How sustainable is your ice cream?

The carbon footprint of the world’s favourite frozen treat

(Photo Credits: Travel + Leisure)

During COVID, indulgence food sales have peaked, this includes the sale of ice cream. In the UK, an extra 54 million litres of ice cream were sold in 2020.There are many ice cream brands that have jumped on the sustainability bandwagon by offering plant-based options, sustainable packaging or by working closely to farmers on regenerative farming techniques.

But what is the actual environmental impact of ice cream?

Studies of the carbon footprint of ice cream have been done by multiple institutions and brands. In 2011, the Scottish government estimated that the Global Warming Potential [1] of ice cream is at 4 kg CO2 eq./kg. A 2019 University of Manchester Study about the environmental impact of ice cream (‘the ice cream study’) found that its carbon footprint ranges from of 3.66 CO2 eq./kg to 3.94 CO2 eq./kg, depending on flavour. Ben & Jerry’s also reported a similar figure of 3.36 CO2 eq./kg for a plain ice cream.

To understand where ice cream stands in terms of its environmental impact as a food, below is a table containing the carbon footprint figures for other popular foods:

Note: CO2 eq stands for carbon dioxide equivalent. This is a metric used to compare the emissions from various greenhouse gases based on the global warming potential by converting the amounts of other gases to the equivalent amounts of CO2.

One might attribute the high carbon footprint of ice cream to the high energy consumption of the cooling facilities where it is stored, especially since this is the reason why frozen foods such as frozen vegetables and seafood, usually have higher carbon footprints.

At the same time, the ice cream study uncovered that although the storage stage is a major contributing factor to ice cream’s impact, the raw production stage of ice cream is the primary carbon emissions culprit.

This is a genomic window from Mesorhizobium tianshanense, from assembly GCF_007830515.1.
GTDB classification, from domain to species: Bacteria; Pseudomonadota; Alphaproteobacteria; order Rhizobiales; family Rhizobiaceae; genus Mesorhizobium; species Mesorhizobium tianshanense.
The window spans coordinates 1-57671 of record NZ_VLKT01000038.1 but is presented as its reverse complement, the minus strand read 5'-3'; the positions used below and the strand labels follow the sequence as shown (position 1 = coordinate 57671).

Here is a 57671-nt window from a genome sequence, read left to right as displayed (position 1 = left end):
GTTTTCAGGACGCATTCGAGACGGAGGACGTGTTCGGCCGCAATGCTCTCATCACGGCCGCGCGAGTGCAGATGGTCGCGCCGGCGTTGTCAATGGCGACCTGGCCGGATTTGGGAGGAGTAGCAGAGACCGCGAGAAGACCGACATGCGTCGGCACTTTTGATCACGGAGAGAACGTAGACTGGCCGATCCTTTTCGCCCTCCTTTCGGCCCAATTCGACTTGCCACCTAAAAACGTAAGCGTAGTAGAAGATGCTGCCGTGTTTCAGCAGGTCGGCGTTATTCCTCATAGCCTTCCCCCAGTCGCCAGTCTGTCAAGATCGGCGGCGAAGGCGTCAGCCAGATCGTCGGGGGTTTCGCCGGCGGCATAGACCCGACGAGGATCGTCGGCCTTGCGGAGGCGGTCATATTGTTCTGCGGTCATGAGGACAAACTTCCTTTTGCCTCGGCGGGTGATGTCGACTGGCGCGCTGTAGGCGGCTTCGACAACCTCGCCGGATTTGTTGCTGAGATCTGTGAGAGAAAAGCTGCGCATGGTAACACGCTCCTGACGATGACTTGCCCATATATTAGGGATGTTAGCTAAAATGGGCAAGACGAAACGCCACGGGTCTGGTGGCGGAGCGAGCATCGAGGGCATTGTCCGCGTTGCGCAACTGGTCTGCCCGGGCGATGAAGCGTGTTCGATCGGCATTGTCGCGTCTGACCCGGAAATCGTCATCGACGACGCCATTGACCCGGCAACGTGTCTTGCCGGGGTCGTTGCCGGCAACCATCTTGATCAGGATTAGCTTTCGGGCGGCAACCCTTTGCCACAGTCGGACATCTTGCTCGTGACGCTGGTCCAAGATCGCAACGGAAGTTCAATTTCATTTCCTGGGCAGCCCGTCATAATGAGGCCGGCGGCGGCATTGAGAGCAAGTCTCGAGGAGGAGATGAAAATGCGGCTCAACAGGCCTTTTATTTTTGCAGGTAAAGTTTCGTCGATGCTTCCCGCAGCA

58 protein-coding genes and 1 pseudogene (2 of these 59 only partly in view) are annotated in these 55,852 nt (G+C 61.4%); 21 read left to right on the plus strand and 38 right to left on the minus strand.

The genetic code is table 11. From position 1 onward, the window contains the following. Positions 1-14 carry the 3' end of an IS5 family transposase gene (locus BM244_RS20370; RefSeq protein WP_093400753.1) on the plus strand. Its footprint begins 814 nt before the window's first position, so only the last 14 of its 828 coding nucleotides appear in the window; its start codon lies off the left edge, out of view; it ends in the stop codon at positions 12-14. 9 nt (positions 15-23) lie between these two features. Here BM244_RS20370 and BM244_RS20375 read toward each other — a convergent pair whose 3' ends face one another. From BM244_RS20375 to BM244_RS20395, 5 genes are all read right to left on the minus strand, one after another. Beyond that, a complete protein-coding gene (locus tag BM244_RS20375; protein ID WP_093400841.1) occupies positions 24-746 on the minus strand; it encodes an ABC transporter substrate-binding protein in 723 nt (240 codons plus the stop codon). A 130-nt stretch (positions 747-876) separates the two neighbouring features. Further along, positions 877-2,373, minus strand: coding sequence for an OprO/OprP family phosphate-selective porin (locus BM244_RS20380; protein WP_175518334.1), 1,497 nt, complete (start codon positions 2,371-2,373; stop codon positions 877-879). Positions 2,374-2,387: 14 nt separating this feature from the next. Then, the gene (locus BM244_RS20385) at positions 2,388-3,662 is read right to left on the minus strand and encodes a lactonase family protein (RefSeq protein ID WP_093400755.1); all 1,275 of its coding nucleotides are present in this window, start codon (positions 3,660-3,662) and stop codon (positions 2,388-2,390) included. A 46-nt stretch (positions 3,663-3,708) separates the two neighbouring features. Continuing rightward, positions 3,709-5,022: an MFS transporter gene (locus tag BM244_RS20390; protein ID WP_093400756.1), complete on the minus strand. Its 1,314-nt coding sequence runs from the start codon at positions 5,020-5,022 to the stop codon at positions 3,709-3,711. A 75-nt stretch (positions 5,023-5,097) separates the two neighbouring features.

Results of the ice cream study are in line with a remark by Carole Ferguson, Head of Investor Research at CDP, who said, “One of the important things with consumer goods companies is that 90 per cent of their emissions lie outside their own processes.”

Greenhouse gas emissions are broken down into three ‘scopes’ by the Greenhouse gas (GHG) protocol. Scope 1 emissions are directly created by the company, Scope 2 emissions cover indirect emissions, including purchased electricity, steam, heating and cooling consumed by the company. Scope 3 emission covers all other emissions created down the value chains. For ice cream, scope 3 emissions outweigh its scope 1 emissions by far.

[1] Global warming potential: GWP is developed as a metric to compare the relative ability of each type of GHG to absorb heat from the atmosphere. Carbon dioxide is selected as the reference gas. For example, GWP is 1 for Co2, and GWP is 28 for Methane.

Which parts of the ice cream production process have the highest carbon footprint?

(Photo Credit: Environmental Impacts of Ice Cream Study)

The ice cream study measures the environmental sustainability of ice cream by considering the full life cycle of four flavours identified as leading market types, namely premium and regular chocolate and premium and regular vanilla.

The study measured each stage of ice cream production against 18 impact factors[1], including Water Consumption, Agricultural land usage, Marine Ecotoxicity etc.